So this weekend, “Mark D.” and I stopped by the Atlanta Metro Cooking Show to check it out and go to see Paula Deen. In short, I was a little disappointed. To be fair, that’s partially my fault due to having set my expectation perhaps a bit too high. I mean, Tyler Florence, Paula Deen, Mario Batali, Richard Blais, and Bobby Flay were coming, so it had to be pretty good, right? Wrong.
Let’s start with the hour and a half we spent watching Paula. Did she cook anything? No. She left that to her husband and an assistant chef that she met for the first time on-stage. They cooked barbeque pork chops, mac-n-cheese, and brownies. All of it was made from scratch, and I would have really liked to dive in and get the specifics on what was going down in the kitchen. Instead, we were treated to tales of Paula’s urination problems, lots of hugs, and some basic hocking of her new line of frozen fish sticks and Smithfield pork products. The extent of culinary advice given was her telling the assistant chef “Don’t cook them macaroni al dente, cook’em till they’re done.” Don’t get me wrong, Paula’s sweet, charming, funny, and a really good cook. The story about her re-engineering her Depends was priceless. But we paid money to come to the cooking expo and see her cook. Sweet, charming, and funny were not what I wanted to see. I wanted to at least come out of there with some cool tip, trick, or recipe that I didn’t know before. From what I heard, Flay, Florence, and Batali would have been much more in line with my expectation. Unfortunately, my schedule didn’t allow for going to any of those shows.
Now to the expo itself. We got out of the show around lunchtime, and there were samples a plenty to fill our voids. But here again, this is where my expectations and reality clashed. I was expecting a cooking expo, full of vendors from all the major cooking suppliers showing the latest and greatest kitchen toys and gadgets. Instead, there was a hodgepodge mix of future As-Seen-On-TV gadgets, home goods (sheets and vacuum cleaners?), pre-prepared foods, and a few legit suppliers and cooks. A couple years ago, I would have totally expected to see the Sham-wow booth there. It would’ve fit the bill perfectly. The food samples were nice, but I could’ve gone to Costco for free and been just as happy.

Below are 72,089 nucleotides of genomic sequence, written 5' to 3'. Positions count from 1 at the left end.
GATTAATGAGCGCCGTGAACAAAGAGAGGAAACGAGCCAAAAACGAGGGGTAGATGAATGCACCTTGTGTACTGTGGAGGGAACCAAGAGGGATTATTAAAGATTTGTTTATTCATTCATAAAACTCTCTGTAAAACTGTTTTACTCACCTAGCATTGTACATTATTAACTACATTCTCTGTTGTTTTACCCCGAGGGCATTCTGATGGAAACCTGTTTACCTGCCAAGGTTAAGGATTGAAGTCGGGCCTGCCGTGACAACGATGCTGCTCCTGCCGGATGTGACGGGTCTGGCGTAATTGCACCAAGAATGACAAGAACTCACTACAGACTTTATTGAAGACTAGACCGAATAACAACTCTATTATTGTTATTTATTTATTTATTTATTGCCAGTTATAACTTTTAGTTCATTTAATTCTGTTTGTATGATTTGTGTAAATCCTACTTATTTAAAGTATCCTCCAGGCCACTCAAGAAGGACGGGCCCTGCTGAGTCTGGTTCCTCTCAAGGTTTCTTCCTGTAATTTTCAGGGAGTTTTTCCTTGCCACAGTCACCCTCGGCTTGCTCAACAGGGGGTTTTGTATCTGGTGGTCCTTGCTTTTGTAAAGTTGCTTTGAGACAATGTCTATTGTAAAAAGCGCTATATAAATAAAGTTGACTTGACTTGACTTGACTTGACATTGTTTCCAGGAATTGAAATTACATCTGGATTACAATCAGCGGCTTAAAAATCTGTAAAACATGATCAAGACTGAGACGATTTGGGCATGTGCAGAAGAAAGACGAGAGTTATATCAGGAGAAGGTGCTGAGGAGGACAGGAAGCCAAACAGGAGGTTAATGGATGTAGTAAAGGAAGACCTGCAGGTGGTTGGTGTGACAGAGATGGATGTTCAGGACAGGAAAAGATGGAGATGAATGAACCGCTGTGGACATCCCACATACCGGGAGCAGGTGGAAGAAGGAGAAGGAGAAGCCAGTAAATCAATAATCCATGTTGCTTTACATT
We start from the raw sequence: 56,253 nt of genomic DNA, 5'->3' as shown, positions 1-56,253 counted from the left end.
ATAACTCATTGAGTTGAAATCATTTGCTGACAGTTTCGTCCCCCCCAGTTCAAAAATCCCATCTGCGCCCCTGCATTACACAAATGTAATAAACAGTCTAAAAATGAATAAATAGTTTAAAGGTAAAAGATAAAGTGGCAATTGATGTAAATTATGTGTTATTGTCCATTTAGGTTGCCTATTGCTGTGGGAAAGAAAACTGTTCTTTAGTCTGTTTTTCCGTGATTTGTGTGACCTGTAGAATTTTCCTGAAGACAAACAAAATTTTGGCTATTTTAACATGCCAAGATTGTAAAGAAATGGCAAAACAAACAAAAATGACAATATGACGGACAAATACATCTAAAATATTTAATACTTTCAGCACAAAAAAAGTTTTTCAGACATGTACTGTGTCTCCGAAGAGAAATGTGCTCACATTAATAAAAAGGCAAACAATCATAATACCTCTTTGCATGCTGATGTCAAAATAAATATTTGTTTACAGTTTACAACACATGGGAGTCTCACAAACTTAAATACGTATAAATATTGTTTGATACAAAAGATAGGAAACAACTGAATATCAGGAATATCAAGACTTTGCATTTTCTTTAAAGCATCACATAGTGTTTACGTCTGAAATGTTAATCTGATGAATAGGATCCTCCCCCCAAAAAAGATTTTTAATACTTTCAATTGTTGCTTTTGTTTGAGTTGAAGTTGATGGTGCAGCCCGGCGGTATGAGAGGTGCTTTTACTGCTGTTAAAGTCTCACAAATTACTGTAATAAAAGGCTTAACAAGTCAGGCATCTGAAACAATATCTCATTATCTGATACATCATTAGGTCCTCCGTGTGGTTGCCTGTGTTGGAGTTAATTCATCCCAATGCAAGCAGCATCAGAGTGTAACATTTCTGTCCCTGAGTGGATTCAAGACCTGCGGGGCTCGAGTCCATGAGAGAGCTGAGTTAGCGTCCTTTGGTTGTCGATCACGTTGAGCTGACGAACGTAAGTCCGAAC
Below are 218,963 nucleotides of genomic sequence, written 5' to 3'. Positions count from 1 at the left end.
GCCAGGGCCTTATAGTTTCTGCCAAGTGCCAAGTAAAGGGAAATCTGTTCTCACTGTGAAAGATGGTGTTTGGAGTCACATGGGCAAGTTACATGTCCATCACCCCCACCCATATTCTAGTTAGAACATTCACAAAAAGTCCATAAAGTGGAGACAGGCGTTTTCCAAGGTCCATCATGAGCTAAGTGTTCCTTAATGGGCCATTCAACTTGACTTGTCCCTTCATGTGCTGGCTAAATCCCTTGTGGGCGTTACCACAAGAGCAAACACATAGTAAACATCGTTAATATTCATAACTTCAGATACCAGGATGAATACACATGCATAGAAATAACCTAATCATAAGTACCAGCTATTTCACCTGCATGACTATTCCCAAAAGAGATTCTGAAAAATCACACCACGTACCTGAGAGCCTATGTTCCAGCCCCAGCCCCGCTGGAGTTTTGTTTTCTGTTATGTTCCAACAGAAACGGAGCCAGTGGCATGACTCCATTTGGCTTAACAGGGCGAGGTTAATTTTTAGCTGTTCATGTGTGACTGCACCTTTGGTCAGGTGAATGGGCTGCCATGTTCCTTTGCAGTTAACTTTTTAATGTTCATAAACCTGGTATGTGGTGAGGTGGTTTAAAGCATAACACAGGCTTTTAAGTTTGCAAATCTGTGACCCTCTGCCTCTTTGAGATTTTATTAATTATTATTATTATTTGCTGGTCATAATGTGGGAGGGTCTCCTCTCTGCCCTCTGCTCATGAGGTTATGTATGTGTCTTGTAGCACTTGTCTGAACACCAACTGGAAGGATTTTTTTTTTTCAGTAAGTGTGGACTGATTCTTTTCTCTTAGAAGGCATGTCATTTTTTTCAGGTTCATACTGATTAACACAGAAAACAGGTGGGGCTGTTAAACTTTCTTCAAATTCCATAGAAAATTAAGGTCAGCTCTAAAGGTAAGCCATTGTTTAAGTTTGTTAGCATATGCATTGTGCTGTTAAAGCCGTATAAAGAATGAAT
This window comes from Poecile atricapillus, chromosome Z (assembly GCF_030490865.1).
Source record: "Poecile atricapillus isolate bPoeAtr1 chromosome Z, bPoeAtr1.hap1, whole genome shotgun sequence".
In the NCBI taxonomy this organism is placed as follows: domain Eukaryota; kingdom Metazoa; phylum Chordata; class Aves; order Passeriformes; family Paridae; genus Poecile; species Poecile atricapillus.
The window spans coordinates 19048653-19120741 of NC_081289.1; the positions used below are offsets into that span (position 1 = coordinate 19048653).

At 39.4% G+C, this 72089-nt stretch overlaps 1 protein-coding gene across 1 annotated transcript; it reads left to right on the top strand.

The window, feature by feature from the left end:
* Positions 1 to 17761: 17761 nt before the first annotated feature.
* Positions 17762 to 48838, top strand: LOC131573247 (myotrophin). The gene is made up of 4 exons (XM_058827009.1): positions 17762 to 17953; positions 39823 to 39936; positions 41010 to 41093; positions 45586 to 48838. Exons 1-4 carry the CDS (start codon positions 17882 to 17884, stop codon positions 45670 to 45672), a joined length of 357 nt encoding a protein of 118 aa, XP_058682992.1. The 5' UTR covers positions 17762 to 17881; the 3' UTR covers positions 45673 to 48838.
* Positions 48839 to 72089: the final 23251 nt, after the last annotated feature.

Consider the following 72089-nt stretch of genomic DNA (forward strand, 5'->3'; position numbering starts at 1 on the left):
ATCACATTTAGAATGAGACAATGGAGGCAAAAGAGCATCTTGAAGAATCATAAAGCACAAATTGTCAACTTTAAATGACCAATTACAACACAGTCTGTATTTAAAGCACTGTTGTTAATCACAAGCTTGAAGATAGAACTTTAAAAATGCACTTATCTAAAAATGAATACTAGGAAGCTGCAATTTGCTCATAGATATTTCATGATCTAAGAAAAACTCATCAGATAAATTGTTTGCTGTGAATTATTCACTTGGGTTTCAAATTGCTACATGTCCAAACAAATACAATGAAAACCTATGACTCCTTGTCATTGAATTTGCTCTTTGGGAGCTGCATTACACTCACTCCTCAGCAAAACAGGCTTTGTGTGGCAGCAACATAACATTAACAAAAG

In this crazy mess, there were a few good finds. First, in the “Why Didn’t I Think Of That” category, there were these crazy toaster bags. I love making a grilled cheese sandwich from scratch in the cast iron and going all Iron Chef on it (open the fridge and find a surprise ingredient to include in it). But when the game is on and I’ve only go a commercial break, it’s too much work. So these folks have what appeared to be a parchment bag that you stick a fully assembled sandwich in, then shove the whole thing in the toaster. Wait a minute, then presto, “perfect” grilled cheese. The bags are washable and good for about thirty uses. It ain’t fancy cooking, but cool concept. I see this catching on big with bachelors and college students across the country.
One other cool find was the Jubilee Organic Farms. This is the first organic dairy in Georgia, and they were offering samples five butter spreads that are coming soon to a Publix near you. It’s not pure butter, but a blend of organic butter, olive oil, avocado oil, and kefir. Sound’s weird, but trust me, I’ll be buying some. The honey butter spread was just begging for a biscuit, and the unsalted spread tasted pure and clean. The lemon butter was light and fresh, just perfect for a muffin, or better yet, a piece of pound cake. This was our best find of the day. Organic, sustainable, healthy, local, and tasty. Right up our alley. Keep an eye out and buy a tub. We’ll keep you posted.
Hopefully, the expo will continue to grow to be more of what it should be, and less of what it shouldn’t. Till then, we’ll stay at home and watch Food Network re-runs.Head of Southern Food Engineering Ben O.